In 1986, research was undertaken to determine the effect of irrigation timing and nitrogen on growth, yield and quality of spring rape (Brassica napus L. cv. Westar) under a furrow irrigation cropping system in Wyoming. Irrigation timing emphasized the stem elongation phase of crop development between bud formation and flowering. Nitrogen in the form of ammonium nitrate was applied at rates ranging form 39 to 302 kg N ha-1 depending on year. These rates were applied either spring (preplant incorporated) or split-applied spring and summer (preplant incorporated and top-dressed). Delaying irrigation to late stem elongation decreased yield compared to irrigation at the earlier bud stage. Increasing nitrogen rates increased yield. Split-application nitrogen treatments yielded more than spring nitrogen application treatments. No interactions between nitrogen treatment and irrigation timing were observed in any year.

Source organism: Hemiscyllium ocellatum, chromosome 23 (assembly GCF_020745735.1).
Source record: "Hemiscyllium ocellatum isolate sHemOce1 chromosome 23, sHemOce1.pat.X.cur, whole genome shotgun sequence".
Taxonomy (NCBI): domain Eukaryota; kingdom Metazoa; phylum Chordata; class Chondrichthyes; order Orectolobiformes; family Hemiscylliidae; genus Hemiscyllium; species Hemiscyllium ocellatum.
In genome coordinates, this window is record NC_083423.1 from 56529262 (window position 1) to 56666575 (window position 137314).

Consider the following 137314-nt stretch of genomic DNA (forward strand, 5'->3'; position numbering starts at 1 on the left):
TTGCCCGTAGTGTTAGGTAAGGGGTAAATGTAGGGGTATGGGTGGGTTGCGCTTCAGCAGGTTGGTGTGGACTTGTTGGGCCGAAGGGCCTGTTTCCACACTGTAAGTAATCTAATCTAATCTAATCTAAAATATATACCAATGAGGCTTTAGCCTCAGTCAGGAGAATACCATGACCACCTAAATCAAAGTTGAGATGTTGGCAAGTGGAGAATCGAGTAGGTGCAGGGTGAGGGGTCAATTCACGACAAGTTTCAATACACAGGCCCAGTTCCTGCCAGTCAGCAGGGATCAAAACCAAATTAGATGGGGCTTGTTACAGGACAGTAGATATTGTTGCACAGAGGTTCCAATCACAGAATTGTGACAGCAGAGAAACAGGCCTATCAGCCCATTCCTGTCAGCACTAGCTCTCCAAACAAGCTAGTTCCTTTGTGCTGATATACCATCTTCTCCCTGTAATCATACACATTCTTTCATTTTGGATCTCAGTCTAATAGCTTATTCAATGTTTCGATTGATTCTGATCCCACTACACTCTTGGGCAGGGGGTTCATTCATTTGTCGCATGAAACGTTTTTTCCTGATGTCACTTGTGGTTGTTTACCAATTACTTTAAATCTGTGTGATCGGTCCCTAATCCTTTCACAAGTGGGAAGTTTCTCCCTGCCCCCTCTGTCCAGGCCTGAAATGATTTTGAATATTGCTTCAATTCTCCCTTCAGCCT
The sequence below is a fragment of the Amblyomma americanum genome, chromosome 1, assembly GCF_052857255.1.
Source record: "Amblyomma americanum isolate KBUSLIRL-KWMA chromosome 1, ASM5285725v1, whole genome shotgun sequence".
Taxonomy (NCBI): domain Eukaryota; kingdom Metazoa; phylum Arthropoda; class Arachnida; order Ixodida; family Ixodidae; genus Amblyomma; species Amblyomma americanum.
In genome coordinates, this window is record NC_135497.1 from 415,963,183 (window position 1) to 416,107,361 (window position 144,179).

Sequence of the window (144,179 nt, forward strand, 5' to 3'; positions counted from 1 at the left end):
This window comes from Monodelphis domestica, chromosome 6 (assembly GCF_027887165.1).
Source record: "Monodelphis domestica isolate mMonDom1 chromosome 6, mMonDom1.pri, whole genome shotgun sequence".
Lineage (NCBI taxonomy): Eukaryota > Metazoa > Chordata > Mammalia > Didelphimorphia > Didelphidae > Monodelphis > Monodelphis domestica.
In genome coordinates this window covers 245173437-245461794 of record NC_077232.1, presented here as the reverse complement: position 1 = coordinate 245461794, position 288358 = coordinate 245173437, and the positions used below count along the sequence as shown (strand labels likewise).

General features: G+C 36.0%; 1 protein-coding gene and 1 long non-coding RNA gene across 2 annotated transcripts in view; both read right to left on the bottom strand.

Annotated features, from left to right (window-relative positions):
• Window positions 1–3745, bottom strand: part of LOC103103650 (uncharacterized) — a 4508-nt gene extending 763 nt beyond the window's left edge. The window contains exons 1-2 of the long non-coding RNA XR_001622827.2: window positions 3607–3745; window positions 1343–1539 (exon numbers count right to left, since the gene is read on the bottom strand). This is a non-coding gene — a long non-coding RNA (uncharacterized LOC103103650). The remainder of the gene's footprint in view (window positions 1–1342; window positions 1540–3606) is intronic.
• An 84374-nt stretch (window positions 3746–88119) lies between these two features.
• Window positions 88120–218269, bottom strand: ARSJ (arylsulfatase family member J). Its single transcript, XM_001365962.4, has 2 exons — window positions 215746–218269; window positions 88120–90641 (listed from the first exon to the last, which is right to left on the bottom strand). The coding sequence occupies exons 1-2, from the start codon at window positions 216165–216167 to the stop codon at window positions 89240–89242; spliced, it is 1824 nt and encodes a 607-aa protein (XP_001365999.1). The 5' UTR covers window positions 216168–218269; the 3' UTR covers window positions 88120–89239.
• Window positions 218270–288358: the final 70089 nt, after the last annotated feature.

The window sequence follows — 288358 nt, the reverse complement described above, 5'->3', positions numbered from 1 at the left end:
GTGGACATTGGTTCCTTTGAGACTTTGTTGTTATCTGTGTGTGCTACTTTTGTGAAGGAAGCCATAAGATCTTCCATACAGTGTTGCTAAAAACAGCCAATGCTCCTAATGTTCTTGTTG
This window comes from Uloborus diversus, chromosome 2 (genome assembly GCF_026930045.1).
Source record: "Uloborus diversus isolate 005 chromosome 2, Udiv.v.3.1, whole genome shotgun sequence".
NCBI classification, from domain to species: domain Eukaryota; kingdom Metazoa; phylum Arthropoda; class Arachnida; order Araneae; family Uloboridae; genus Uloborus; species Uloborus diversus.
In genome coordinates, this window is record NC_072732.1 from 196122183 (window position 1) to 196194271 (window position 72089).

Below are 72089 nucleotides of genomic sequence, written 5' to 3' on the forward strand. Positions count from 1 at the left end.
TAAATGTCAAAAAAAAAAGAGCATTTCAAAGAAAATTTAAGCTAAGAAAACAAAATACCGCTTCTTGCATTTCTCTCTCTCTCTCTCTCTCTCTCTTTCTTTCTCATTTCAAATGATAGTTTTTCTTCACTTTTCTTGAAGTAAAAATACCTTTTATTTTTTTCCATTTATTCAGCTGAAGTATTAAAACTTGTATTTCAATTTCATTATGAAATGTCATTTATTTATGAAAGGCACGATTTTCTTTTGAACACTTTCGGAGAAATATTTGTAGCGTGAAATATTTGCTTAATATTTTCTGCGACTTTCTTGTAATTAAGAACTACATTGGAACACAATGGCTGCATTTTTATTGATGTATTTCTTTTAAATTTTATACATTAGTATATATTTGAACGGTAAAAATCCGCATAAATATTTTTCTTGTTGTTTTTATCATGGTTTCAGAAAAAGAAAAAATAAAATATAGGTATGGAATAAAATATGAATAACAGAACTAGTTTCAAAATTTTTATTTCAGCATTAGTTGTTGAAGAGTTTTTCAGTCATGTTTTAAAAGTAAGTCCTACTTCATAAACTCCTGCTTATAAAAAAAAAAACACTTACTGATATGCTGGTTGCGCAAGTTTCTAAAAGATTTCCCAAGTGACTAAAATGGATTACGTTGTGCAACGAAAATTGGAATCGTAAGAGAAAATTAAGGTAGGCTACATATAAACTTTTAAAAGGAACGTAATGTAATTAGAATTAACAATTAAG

Gul, Y. and S.E. Taylor. 1990. Climatic evaluation for crambe. p. 229. In: J. Janick and J.E. Simon (eds.), Advances in new crops. Timber Press, Portland, OR.

Climatic Evaluation for Crambe

Yunus Gul and S.E. Taylor

Seventeen crop-related long term average weather variables were used to classify the climate for production of crambe (Crambe abyssinica Horchst.) for Indiana, Iowa, Kentucky, South Dakota to aid in selection of favorable sites for crambe establishment. The climate was classified into five climatic agricultural zones using Ward's clustering method and tolerance of cultivars to temperature and moisture was determined. Crambe growth was evaluated for potential production areas. 'Prophet' out yielded 'Meyer', 'Indy', C-50 and PI247310 in all climate types. Climate type 3, which includes northern Indiana, central and western Iowa, and southeast South Dakota, is most favorable for crambe production.
Last update February 28, 1997 by aw